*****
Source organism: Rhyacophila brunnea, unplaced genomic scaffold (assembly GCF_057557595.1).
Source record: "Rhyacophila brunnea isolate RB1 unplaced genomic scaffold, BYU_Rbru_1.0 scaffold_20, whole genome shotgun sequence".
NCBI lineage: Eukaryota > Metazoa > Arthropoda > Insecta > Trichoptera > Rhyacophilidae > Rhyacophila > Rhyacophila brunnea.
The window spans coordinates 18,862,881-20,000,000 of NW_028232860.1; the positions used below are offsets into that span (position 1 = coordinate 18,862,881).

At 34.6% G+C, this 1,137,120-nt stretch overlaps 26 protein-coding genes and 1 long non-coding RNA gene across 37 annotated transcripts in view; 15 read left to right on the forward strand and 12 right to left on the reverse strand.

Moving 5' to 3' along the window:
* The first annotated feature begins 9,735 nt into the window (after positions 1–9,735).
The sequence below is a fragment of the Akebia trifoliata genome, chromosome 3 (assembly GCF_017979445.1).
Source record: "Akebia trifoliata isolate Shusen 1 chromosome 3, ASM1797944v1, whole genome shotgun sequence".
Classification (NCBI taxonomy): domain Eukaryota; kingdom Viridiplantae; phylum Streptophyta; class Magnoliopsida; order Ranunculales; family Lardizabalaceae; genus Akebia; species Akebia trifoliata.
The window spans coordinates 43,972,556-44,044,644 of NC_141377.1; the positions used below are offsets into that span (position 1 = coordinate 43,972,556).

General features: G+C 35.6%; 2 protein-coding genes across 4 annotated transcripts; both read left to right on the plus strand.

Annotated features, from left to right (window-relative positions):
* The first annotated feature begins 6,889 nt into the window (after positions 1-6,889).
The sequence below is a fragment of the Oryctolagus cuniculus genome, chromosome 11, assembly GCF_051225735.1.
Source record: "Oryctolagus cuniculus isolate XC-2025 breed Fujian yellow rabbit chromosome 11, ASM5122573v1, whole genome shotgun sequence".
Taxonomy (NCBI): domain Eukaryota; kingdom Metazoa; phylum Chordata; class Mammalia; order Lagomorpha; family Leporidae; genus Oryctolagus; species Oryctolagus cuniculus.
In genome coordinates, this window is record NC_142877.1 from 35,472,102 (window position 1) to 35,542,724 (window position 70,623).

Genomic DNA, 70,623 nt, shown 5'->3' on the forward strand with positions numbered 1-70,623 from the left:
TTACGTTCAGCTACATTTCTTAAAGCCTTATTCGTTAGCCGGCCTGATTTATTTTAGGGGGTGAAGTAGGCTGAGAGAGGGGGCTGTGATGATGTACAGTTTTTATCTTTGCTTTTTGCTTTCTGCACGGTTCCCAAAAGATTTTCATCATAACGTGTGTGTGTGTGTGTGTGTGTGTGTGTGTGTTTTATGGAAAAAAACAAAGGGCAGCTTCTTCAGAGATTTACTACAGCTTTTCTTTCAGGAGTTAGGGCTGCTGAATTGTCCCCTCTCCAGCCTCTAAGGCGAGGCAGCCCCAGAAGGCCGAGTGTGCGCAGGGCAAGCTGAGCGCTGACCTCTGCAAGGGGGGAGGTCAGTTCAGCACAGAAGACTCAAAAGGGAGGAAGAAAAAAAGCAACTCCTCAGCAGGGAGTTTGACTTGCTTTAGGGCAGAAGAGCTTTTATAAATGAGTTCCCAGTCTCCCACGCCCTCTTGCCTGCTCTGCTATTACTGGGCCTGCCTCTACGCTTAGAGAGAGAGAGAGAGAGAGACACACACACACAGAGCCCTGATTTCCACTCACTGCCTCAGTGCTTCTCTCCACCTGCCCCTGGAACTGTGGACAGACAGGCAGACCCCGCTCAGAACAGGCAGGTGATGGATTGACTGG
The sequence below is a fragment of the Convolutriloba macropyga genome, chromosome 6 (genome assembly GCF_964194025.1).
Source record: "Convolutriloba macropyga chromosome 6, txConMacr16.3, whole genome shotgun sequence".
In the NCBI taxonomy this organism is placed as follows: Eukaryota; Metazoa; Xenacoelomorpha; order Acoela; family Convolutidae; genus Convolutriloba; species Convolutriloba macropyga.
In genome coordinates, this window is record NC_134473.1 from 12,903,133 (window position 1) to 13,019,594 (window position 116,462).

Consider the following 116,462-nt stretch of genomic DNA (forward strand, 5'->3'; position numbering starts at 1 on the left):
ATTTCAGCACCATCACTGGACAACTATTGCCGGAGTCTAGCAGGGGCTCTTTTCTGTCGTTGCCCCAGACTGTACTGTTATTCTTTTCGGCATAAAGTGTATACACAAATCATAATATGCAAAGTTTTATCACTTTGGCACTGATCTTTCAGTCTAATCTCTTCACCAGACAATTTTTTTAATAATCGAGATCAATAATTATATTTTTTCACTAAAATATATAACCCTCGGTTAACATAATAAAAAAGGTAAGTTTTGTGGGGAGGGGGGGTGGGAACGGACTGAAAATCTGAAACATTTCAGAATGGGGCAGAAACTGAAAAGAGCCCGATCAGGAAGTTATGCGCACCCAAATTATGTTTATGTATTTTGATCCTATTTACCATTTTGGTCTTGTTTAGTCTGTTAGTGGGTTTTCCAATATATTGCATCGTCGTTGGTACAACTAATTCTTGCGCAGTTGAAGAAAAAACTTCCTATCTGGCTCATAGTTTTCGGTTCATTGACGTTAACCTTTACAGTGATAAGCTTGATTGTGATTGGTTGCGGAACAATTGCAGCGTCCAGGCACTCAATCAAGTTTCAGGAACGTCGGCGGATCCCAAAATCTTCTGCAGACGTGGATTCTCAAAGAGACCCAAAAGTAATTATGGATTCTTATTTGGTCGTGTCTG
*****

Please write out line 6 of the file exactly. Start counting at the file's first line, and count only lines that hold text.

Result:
Moving 5' to 3' along the window: